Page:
I was volunteering as a tax return preparer on February 1, 2020 when a regular customer approached me with his cell phone in his hand and said, “This is why you and I have been coughing since I have been here”. On his phone was a news story about the spread of COVID. I immediately thought, yeah, that’s what I keep reading about in the Wall Street Journal and on www.bloomberg.com. Over the next few weeks, there was non-stop talk about COVID at my job amongst co-workers. Then on March 16, 2020, my employer sent an email notifying all employees to work at home until further notice.
Working at home was no problem because my employer has allowed and provided employees the means to work at home since the early 1990s. I did not detest being required to work at home indefinitely because I work four ten-hour days, starting at 6:00 a.m., and rarely left the office before putting in another one to three hours most days. The way I began to think about COVID was, I got four to five hours added to my life because I no longer had to spend time getting prepared at night and in the morning to travel to and from work. I decided to put these hours into increased exercise, vocal practice, and online learning.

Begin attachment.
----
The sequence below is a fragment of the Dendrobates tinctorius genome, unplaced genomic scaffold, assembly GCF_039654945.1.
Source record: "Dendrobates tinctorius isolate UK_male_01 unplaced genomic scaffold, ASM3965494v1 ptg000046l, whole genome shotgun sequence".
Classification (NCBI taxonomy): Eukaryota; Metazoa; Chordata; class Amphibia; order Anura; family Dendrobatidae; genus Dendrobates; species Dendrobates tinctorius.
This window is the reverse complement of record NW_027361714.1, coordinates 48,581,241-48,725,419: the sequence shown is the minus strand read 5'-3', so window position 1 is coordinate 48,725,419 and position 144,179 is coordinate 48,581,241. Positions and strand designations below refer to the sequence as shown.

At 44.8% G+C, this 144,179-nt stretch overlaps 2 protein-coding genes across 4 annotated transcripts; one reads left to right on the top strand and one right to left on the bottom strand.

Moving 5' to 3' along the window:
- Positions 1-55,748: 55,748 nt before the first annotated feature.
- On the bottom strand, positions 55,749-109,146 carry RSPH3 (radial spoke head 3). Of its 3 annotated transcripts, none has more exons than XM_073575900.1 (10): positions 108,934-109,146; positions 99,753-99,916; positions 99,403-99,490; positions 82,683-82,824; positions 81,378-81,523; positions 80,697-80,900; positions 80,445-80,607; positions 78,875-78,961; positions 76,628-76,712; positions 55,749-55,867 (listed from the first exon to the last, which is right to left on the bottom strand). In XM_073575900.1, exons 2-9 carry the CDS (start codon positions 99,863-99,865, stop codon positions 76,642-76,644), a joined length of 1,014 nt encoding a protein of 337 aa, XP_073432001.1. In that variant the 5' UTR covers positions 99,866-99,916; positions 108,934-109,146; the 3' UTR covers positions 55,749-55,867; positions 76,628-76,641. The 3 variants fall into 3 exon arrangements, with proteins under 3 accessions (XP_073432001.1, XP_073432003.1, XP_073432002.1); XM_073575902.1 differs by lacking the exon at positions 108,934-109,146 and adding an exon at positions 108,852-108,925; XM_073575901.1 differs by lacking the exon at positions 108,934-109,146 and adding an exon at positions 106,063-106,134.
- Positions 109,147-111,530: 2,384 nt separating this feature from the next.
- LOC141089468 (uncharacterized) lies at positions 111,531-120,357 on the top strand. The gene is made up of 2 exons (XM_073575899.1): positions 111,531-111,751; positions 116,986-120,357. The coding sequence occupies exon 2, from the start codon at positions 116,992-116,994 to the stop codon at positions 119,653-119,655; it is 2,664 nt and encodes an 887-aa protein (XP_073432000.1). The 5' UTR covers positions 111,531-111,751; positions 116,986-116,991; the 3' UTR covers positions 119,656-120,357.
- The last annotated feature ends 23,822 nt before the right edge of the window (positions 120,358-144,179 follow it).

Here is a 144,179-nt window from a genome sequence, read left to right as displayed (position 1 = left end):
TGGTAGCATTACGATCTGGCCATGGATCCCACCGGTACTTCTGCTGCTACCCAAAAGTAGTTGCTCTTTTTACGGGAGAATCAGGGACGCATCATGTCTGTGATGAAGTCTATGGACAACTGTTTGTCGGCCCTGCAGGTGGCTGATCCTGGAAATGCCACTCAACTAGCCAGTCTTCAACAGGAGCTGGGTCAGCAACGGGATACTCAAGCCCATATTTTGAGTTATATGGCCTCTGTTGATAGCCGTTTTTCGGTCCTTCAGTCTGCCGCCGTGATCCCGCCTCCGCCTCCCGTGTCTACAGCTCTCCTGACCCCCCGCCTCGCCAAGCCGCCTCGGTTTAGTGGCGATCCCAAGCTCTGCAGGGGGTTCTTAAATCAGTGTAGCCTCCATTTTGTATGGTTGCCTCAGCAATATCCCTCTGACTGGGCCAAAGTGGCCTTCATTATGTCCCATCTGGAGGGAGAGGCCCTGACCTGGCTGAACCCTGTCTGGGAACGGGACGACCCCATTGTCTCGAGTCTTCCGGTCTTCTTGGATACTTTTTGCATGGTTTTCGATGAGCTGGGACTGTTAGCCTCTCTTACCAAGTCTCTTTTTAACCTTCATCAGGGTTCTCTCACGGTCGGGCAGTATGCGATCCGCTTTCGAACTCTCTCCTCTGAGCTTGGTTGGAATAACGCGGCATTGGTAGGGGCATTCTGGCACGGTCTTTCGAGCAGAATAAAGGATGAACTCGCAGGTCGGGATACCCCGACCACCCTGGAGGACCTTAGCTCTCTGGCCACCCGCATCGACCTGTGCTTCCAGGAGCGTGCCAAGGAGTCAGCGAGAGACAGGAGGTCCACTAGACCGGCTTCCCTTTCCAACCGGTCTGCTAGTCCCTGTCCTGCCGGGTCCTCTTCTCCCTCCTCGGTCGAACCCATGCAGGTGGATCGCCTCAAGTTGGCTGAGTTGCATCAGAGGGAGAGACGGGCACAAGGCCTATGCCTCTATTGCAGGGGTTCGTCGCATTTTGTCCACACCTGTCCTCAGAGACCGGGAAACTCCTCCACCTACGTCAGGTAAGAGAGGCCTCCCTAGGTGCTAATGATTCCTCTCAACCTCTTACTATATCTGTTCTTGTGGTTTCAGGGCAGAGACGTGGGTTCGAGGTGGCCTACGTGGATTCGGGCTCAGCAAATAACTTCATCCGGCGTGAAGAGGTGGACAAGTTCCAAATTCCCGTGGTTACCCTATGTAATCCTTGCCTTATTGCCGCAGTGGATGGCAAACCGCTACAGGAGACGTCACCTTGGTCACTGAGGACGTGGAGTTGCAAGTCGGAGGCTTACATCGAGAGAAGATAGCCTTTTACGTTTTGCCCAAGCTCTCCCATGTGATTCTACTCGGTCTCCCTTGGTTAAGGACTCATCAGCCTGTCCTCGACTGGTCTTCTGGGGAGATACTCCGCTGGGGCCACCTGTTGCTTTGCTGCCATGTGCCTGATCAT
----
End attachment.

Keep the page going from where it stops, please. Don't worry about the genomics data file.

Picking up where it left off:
I have walked five miles a day for years, and in 2017 when I began my professional music journey, I added singing. But when COVID hit, it was like the first week of January for people who exercise every day because people who just wanted to get out of the house flooded the tracks and walking paths. As a person who has exercised regularly, I figured this wouldn’t last long, and it didn’t. When Mike DeWine lifted the “Stay at Home” ban, the “just want to get out the house walkers” went back to the beaches. And ah, I had the trackback to myself, which allowed me to sing as loud as I could to open up and exercise my vocal track.
The only class I was taking when COVID hit was a vocal lesson at Tri-C West. After Tri-C announced the cancelation of in-person classes indefinitely, the vocal coach gave students the option to continue with virtual studies or wait to see how long in-person lessons were on hold. I chose to suspend my vocal lesson because I began a free, online vocal class and had my walking-n-singing exercise. But this was ok because not having to travel to the West Campus back and forth also added two hours to my life.
Today, the biggest effect of COVID on me as a student at Tri-C is, it’s the reason I finally inquired about writing for the Voice; I have more time. The hours I do not have to use getting ready and driving to and from work and classes have allowed me to take advantage of the incredible opportunity to write for The Voice.